In January 2010 the Natanz nuclear plant in Iran met with a catastrophic failure. The centrifuges that enrich uranium for nuclear weapons were failing in unprecedented numbers and with increasing frequency. A joint operation between the intelligence services of the United States and Israel had infected the network of equipment controllers with a virus called Stuxnet. What makes Stuxnet such an audacious attack is that the network was isolated from the Internet in a practice called “air-gapping”. Organizations air-gap networks specifically to reduce the chances of malware infecting machines critical to the operations.
What Is Air-Gapping?
Air-gapping is a way for network administrators to build a “roadblock” made of air to keep malicious programming code that hackers drop on networks from wreaking havoc on networks. Without cables or WIFI connections, the malware cannot travel any further than the physical boundaries of the network.
The systems administrators air-gap from the larger network may be a single computer or a handful of machines. The practice is common with critical infrastructure operations. Critical infrastructure comes under the national security umbrella. Critical infrastructure includes power plants, dams, military installations and nuclear facilities. Financial institutions that conduct international transactions also air-gap the computers that mediate the SWIFT system.
SWIFT, or the Society for Worldwide Interbank Financial Telecommunication, is the world’s largest electronic payment messaging system. The network exchanges trillions of dollars a day around the world. In May of 2016, however, the Bank of Bangladesh did not adhere to best practices for its sector and saw malware siphon nearly $100 million dollars from SWIFT-connected systems that were connected to the bank’s IT network.
The beauty of air-gapping is that it blocks nearly 100% of malware attacks and it’s not expensive. It merely takes disconnecting computers from the outside world.
Mind the Air-Gap
However, air-gapping against cyber attack is not a perfect defense. External devices, hackers can use the Internet of Things (IoT), and even the sound and heat that computers emanate to compromise isolated systems.
The most common means by which hackers infiltrate computers isolated from IT networks is through USB memory sticks. Security analysts postulate this is the means by which Stuxnet made it onto the isolated control systems in the Iranian nuclear plant in 2010. USB drives make their way into facilities in a variety of ways.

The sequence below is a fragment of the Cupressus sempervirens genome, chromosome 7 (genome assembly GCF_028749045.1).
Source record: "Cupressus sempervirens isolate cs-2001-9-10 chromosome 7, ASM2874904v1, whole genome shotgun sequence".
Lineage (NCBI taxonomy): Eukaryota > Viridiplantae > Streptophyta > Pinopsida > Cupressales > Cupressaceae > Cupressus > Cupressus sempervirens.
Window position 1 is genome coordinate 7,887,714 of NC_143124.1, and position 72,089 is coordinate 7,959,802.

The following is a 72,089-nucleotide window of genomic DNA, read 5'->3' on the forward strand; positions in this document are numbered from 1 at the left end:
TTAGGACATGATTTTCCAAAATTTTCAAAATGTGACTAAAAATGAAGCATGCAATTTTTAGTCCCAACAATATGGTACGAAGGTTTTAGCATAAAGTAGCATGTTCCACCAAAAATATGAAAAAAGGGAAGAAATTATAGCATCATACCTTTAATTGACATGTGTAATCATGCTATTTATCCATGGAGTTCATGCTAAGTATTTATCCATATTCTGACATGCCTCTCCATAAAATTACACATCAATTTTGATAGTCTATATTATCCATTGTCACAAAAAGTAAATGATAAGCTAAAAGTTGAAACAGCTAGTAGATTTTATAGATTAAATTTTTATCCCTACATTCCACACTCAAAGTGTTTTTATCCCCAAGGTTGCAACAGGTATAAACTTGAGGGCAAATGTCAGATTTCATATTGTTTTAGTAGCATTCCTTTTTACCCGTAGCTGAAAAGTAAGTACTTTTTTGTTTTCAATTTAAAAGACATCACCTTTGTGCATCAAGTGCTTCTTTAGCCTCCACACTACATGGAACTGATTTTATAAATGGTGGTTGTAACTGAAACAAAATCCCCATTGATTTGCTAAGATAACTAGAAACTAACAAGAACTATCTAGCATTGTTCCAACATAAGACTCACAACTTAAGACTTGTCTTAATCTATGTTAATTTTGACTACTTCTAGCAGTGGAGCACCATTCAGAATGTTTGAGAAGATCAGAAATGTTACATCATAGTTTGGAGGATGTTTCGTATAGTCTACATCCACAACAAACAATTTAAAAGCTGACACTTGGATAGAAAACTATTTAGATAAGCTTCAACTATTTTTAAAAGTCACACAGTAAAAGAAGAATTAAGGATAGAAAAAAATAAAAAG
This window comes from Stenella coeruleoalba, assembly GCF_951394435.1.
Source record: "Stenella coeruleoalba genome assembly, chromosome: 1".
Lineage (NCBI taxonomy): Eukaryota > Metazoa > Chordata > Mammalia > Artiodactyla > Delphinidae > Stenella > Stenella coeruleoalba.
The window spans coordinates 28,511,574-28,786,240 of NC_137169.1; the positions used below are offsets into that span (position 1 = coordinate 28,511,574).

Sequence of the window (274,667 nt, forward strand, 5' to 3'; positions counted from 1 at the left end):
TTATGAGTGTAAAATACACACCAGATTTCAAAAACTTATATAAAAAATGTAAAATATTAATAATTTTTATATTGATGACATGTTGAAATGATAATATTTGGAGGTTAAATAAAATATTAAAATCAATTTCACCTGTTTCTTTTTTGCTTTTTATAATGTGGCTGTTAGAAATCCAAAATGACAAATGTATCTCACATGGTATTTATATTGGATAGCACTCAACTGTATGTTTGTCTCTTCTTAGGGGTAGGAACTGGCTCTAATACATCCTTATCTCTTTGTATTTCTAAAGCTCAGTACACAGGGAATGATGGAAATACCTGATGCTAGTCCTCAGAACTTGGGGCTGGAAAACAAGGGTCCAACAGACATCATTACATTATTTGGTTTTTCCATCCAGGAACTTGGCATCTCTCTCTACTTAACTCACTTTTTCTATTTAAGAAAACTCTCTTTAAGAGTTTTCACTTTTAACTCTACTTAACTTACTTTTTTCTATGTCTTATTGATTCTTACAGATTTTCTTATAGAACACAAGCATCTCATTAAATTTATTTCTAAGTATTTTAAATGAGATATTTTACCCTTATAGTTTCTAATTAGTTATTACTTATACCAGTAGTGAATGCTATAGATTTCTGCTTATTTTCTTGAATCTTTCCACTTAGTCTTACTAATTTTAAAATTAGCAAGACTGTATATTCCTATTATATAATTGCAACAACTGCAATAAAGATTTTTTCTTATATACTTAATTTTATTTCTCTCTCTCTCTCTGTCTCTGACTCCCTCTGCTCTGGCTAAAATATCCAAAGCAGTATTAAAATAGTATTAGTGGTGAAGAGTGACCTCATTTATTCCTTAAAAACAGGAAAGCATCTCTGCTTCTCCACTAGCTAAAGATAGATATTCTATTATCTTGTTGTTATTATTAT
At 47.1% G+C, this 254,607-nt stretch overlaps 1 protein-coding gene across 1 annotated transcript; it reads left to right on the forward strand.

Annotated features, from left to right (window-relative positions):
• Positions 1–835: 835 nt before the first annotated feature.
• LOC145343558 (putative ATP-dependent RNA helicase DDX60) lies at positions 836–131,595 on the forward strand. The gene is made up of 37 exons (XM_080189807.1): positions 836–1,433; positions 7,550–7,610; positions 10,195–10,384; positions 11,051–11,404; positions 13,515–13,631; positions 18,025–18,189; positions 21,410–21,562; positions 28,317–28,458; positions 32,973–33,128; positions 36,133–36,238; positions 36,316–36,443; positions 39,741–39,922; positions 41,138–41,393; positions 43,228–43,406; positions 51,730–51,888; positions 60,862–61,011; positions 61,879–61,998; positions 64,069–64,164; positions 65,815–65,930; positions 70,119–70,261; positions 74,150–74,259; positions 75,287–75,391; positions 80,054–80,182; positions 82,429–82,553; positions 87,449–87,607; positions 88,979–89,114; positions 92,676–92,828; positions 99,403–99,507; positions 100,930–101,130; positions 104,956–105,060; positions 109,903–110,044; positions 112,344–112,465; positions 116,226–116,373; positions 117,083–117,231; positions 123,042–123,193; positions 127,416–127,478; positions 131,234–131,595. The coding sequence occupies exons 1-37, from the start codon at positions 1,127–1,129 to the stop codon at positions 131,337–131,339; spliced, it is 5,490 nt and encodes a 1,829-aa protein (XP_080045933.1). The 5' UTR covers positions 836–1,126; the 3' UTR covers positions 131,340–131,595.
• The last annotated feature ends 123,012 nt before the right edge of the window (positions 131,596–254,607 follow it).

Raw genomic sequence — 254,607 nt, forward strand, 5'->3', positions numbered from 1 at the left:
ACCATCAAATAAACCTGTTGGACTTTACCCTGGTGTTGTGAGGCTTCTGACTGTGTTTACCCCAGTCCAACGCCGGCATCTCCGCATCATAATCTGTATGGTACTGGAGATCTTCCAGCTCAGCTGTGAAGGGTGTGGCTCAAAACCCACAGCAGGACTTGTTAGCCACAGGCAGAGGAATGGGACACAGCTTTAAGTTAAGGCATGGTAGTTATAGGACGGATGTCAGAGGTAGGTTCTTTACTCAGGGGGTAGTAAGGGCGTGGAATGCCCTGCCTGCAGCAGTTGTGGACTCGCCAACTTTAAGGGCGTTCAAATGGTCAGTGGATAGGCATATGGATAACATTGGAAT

Cybercriminals have become adept at seeing that internal staff find or accept the “gift” of free file storage in the form of the portable memory devices. Staff may find that someone “accidentally” dropped a USB drive in a parking lot. Industry-specific conferences and exhibitions are another way hackers pass infected USB drives onto employees of high-security facilities.
Of course, the possibility of staff intentionally infecting computer systems by inserting an unauthorized memory device into a target computer. Researchers are finding more exotic means of hacking isolated computers now.
Data on networks travels through radio waves. However, researchers at Ben Gurion University in Israel have found that malware loaded onto computers on an IT network can use high-frequency sound waves to transmit malware to air-gapped computers in the same physical space. The malware uses a computer’s sound card to broadcast malicious programming code to the isolated computers.
The approach, however, begs the question of how to extract information from computers isolated from the network.
The Ben Gurion cybersecurity research team also found the heat emissions from computers offer a way for hackers to siphon passwords and security keys from air-gapped systems. The thermal sensors built into computers also provide a way for hackers to send malicious code to isolated computers, researchers have proven.
Once hackers have infected the air-gapped computer system, the Ben Gurion team found that CCTV cameras in the same room as the computers can extract data from infected devices. Infrared-equipped security cameras that are used for night vision read the heat signatures of computers. The approach, however, doesn’t allow hackers to transmit more than binary data like passwords, cryptographic keys, PIN codes and small bits of data from a computer they’ve targeted. IT professionals and business managers should not lose heart, however, since there are still ways to increase protections against even these exotic attacks.
How to Defend Your Networks Against an Air-Gap Attack
Cybersecurity professionals suggest that in a critical infrastructure setting the IT department can put a filtering device that uses a secure operating system between the computers that control devices and the devices themselves. The filters can gauge whether device performance – for instance, a turbine – is operating at a threshold different from that set on the controlling computer.
Ultimately, air-gapping is the most economical and effective means of protecting high-security computers from tampering. The most secure context, though, is that in which the target systems are not just disconnected from networks, but also physically isolated from other electronic devices.
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